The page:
Safety, youth programs and homeless outreach highlight Atlantic City mayor’s look to future
Atlantic City Mayor Marty Small entered his State of the City address last year dressed as a Transformer.
This year, he opened with a song.
Small hit the stage at the Metropolitan Business & Citizens Association luncheon at the Hard Rock with “Ain’t No Stopping Us Now,” the theme for the city, he explained
The mayor then laid out a plan that includes police officers in the schools and walking the beat, more youth programs, increased homeless outreach and renovations to roads and lighting.
He also pointed to another tax decrease buoyed by an end to 2023 that saw Atlantic City’s books $36 million in the black.
“You’ve been a trusted partner to our administration and we look forward to seeing Atlantic City continue to flourish under your leadership,” Gov. Phil Murphy said in a recorded video.
“By the way,” the governor said, as his wife, Tammy, joined in, “we can say, ‘Great day!'”
The mayor touched on the string of homicides that started the year.
“My heart hurts each and every time when someone is murdered,” he said, noting that many wind up being former kids he worked with through the Boys and Girls Club or schools.
“I want to promise each and everyone of you here, Atlantic City is clean. Atlantic City is safe,” he said. “Those bad, horrific first two weeks we had is not the norm and I won’t tolerate it.”
Small gave a breakdown of the 30 officers that will be added through a COPS grant.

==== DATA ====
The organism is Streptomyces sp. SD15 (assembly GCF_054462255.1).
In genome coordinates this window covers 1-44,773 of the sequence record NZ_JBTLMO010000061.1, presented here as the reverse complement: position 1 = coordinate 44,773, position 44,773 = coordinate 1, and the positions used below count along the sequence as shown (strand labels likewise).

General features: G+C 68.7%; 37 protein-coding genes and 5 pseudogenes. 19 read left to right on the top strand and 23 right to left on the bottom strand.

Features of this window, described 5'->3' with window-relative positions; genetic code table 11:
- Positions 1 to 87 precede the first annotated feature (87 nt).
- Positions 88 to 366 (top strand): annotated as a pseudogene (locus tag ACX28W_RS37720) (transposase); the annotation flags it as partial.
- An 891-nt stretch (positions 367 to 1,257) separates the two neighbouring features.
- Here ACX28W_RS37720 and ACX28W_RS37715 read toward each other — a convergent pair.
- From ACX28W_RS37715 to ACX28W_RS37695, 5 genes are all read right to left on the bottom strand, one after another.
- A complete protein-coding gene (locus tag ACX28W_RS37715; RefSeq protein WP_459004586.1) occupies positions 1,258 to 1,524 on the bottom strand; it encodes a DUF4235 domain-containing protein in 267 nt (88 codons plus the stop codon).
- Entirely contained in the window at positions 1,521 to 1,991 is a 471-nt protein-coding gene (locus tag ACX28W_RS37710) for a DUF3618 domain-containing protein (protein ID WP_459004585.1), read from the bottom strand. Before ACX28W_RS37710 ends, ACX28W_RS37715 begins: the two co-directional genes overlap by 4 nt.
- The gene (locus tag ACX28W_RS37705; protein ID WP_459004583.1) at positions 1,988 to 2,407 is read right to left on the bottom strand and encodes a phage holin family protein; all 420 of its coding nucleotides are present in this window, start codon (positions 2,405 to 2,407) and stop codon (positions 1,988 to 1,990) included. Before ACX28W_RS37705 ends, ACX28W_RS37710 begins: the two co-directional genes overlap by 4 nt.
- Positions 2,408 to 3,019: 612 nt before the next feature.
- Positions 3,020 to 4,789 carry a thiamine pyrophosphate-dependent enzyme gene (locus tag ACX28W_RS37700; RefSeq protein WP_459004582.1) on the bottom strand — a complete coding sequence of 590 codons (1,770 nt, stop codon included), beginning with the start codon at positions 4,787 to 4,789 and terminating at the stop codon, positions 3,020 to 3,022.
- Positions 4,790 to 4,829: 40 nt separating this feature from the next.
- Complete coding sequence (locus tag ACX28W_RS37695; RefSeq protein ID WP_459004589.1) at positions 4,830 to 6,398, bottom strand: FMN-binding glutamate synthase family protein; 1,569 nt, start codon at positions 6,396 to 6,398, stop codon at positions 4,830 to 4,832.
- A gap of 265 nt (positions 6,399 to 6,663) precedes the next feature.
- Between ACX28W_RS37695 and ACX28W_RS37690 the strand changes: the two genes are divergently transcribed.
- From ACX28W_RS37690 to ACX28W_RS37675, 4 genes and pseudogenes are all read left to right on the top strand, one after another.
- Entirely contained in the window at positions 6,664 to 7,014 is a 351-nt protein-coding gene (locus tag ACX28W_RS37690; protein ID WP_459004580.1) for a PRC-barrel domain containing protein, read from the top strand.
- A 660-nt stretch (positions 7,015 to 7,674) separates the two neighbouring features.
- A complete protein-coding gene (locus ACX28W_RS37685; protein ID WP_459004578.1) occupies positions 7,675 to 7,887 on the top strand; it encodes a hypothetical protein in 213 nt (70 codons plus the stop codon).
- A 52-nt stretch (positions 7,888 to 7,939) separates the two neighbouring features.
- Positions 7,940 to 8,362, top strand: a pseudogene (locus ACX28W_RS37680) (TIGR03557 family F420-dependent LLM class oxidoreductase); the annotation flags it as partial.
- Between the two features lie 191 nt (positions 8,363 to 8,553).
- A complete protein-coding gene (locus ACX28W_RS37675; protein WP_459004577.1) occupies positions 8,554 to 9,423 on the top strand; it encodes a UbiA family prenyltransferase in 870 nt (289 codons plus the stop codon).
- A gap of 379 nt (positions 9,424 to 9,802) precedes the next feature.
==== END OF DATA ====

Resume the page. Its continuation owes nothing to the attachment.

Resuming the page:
Every kindergarten through eighth-grade school will have an officer assigned to it, he said. Two officers will be at Atlantic City High School.
The remaining 10 officers will be dedicated to patrolling Atlantic and Pacific avenues, including walking patrols. He will also be re-establishing the Motorcycle Unit.
“We’re not going anywhere,” Small said. “We’re going through a rough patch.”
Some other highlights of the speech.
Pop Lloyd stadium will get a facelift and become a hub for youth sports, the mayor said.
Construction will begin this year, and includes blue turf and five fields: the main baseball diamond, a full soccer fields and three fields for a variety of sports.
Youth sports offerings will include golf, karate, an MLS soccer program and cricket to address the multicultural aspect of the city. The Police Athletic League will also have wrestling.
The Atlantic City Ballet is also partnering with the city to have a program with youth 7-14 on Saturdays at Boardwalk Hall.
There will also be a Junior Multicultural Fire Academy.
Monday will see 10 new hires for homeless outreach.
He said that 20 of the 26 people who were living there have hotel rooms and are getting help.
The Boardwalk Improvement Group will be implemented by Memorial Day.
The partnership between the public and private sector aiming to improve the overall quality of the Atlantic City Boardwalk and beaches was initially announced in October.
City Hall honors the past
Small opened his speech with a focus on the relationships the city has with the state and other entities, and took a moment to honor the late Lt. Gov. Sheila Oliver, who he credited as a crucial part of the youth and senior programs in the city.
The courtyard between the county building and City Hall will now bear her name, he said. New construction is set to begin this year.
Murals inside City Hall will also honor the past, including homages to James Usry, the city’s first black mayor, and James Whelan, who was Small’s mentor.
The mayor who is notoriously afraid of dogs announced that the city’s first dog park will be at Altman Park in early 2025.
There will also be one at Bartram Avenue so that both sides of the city have one.
Atlantic City Aquarium
Small said the Atlantic City Aquarium will open July 1.
Renovations were supposed to already be done, but Small said he decided the outside needed to match the upgraded interior.